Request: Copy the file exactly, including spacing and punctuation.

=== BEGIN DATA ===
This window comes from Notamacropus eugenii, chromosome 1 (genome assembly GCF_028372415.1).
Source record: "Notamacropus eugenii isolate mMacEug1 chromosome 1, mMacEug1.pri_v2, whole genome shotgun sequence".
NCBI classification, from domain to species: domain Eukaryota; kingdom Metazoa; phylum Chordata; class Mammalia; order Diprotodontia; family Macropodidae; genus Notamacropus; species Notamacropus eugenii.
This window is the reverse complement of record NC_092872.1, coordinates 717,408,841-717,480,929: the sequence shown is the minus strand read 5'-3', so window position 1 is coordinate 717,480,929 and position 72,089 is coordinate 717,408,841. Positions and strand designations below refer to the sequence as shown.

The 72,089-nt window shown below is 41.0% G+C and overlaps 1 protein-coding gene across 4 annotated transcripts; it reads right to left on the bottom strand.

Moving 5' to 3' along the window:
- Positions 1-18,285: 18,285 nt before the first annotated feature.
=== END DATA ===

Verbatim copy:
This window comes from Notamacropus eugenii, chromosome 1 (genome assembly GCF_028372415.1).
Source record: "Notamacropus eugenii isolate mMacEug1 chromosome 1, mMacEug1.pri_v2, whole genome shotgun sequence".
NCBI classification, from domain to species: domain Eukaryota; kingdom Metazoa; phylum Chordata; class Mammalia; order Diprotodontia; family Macropodidae; genus Notamacropus; species Notamacropus eugenii.
This window is the reverse complement of record NC_092872.1, coordinates 717,408,841-717,480,929: the sequence shown is the minus strand read 5'-3', so window position 1 is coordinate 717,480,929 and position 72,089 is coordinate 717,408,841. Positions and strand designations below refer to the sequence as shown.

The 72,089-nt window shown below is 41.0% G+C and overlaps 1 protein-coding gene across 4 annotated transcripts; it reads right to left on the bottom strand.

Moving 5' to 3' along the window:
- Positions 1-18,285: 18,285 nt before the first annotated feature.